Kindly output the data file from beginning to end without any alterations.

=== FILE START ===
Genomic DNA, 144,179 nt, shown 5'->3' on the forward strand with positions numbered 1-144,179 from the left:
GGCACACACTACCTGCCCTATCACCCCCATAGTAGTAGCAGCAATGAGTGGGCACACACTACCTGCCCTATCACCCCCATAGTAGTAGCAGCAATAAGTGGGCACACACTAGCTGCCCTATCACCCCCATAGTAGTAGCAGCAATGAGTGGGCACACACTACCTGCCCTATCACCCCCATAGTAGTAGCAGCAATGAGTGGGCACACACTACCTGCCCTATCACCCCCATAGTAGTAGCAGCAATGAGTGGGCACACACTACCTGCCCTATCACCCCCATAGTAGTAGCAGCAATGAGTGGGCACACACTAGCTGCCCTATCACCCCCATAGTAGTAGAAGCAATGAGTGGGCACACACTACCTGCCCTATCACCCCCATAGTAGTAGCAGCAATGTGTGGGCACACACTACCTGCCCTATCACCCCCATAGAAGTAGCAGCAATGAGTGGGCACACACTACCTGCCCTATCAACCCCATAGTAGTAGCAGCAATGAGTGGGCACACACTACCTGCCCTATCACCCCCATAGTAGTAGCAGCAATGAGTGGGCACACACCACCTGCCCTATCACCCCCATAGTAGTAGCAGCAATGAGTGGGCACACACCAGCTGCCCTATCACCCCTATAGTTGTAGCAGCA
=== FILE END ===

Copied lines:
Genomic DNA, 144,179 nt, shown 5'->3' on the forward strand with positions numbered 1-144,179 from the left:
GGCACACACTACCTGCCCTATCACCCCCATAGTAGTAGCAGCAATGAGTGGGCACACACTACCTGCCCTATCACCCCCATAGTAGTAGCAGCAATAAGTGGGCACACACTAGCTGCCCTATCACCCCCATAGTAGTAGCAGCAATGAGTGGGCACACACTACCTGCCCTATCACCCCCATAGTAGTAGCAGCAATGAGTGGGCACACACTACCTGCCCTATCACCCCCATAGTAGTAGCAGCAATGAGTGGGCACACACTACCTGCCCTATCACCCCCATAGTAGTAGCAGCAATGAGTGGGCACACACTAGCTGCCCTATCACCCCCATAGTAGTAGAAGCAATGAGTGGGCACACACTACCTGCCCTATCACCCCCATAGTAGTAGCAGCAATGTGTGGGCACACACTACCTGCCCTATCACCCCCATAGAAGTAGCAGCAATGAGTGGGCACACACTACCTGCCCTATCAACCCCATAGTAGTAGCAGCAATGAGTGGGCACACACTACCTGCCCTATCACCCCCATAGTAGTAGCAGCAATGAGTGGGCACACACCACCTGCCCTATCACCCCCATAGTAGTAGCAGCAATGAGTGGGCACACACCAGCTGCCCTATCACCCCTATAGTTGTAGCAGCA